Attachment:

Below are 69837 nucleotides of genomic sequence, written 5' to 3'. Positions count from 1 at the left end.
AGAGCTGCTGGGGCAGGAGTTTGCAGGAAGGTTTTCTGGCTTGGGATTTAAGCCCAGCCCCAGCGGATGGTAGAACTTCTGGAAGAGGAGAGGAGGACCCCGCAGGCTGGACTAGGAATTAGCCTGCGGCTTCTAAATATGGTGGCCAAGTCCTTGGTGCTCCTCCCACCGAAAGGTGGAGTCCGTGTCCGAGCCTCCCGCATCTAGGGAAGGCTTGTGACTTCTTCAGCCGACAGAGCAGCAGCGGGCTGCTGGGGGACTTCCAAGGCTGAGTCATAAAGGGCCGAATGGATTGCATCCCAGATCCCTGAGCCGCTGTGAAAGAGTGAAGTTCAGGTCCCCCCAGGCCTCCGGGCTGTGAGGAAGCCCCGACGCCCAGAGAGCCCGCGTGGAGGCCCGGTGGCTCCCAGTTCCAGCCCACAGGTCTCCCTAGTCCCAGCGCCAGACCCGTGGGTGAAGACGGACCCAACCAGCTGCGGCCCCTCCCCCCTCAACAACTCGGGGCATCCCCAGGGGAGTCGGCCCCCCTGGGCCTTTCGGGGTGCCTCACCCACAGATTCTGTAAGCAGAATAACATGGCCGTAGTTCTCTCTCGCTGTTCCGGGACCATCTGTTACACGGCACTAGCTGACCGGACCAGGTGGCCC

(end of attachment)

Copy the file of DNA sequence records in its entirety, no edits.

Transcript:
Below are 69837 nucleotides of genomic sequence, written 5' to 3'. Positions count from 1 at the left end.
AGAGCTGCTGGGGCAGGAGTTTGCAGGAAGGTTTTCTGGCTTGGGATTTAAGCCCAGCCCCAGCGGATGGTAGAACTTCTGGAAGAGGAGAGGAGGACCCCGCAGGCTGGACTAGGAATTAGCCTGCGGCTTCTAAATATGGTGGCCAAGTCCTTGGTGCTCCTCCCACCGAAAGGTGGAGTCCGTGTCCGAGCCTCCCGCATCTAGGGAAGGCTTGTGACTTCTTCAGCCGACAGAGCAGCAGCGGGCTGCTGGGGGACTTCCAAGGCTGAGTCATAAAGGGCCGAATGGATTGCATCCCAGATCCCTGAGCCGCTGTGAAAGAGTGAAGTTCAGGTCCCCCCAGGCCTCCGGGCTGTGAGGAAGCCCCGACGCCCAGAGAGCCCGCGTGGAGGCCCGGTGGCTCCCAGTTCCAGCCCACAGGTCTCCCTAGTCCCAGCGCCAGACCCGTGGGTGAAGACGGACCCAACCAGCTGCGGCCCCTCCCCCCTCAACAACTCGGGGCATCCCCAGGGGAGTCGGCCCCCCTGGGCCTTTCGGGGTGCCTCACCCACAGATTCTGTAAGCAGAATAACATGGCCGTAGTTCTCTCTCGCTGTTCCGGGACCATCTGTTACACGGCACTAGCTGACCGGACCAGGTGGCCC